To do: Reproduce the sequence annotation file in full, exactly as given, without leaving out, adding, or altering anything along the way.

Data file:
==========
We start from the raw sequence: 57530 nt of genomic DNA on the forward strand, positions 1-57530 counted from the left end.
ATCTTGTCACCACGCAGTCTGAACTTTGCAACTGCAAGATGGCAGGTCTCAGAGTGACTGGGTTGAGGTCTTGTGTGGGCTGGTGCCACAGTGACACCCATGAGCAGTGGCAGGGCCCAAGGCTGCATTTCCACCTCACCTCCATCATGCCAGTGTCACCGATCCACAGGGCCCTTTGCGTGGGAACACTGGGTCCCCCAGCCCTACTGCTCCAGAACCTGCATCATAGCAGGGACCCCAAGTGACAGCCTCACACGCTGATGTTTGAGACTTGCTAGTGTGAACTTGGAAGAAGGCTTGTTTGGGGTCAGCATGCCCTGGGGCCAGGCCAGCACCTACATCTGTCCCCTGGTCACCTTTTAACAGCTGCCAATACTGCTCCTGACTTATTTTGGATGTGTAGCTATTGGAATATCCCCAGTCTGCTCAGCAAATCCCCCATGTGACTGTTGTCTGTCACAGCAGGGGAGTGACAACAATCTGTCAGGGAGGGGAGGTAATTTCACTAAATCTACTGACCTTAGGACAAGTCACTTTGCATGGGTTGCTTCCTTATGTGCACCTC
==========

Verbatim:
We start from the raw sequence: 57530 nt of genomic DNA on the forward strand, positions 1-57530 counted from the left end.
ATCTTGTCACCACGCAGTCTGAACTTTGCAACTGCAAGATGGCAGGTCTCAGAGTGACTGGGTTGAGGTCTTGTGTGGGCTGGTGCCACAGTGACACCCATGAGCAGTGGCAGGGCCCAAGGCTGCATTTCCACCTCACCTCCATCATGCCAGTGTCACCGATCCACAGGGCCCTTTGCGTGGGAACACTGGGTCCCCCAGCCCTACTGCTCCAGAACCTGCATCATAGCAGGGACCCCAAGTGACAGCCTCACACGCTGATGTTTGAGACTTGCTAGTGTGAACTTGGAAGAAGGCTTGTTTGGGGTCAGCATGCCCTGGGGCCAGGCCAGCACCTACATCTGTCCCCTGGTCACCTTTTAACAGCTGCCAATACTGCTCCTGACTTATTTTGGATGTGTAGCTATTGGAATATCCCCAGTCTGCTCAGCAAATCCCCCATGTGACTGTTGTCTGTCACAGCAGGGGAGTGACAACAATCTGTCAGGGAGGGGAGGTAATTTCACTAAATCTACTGACCTTAGGACAAGTCACTTTGCATGGGTTGCTTCCTTATGTGCACCTC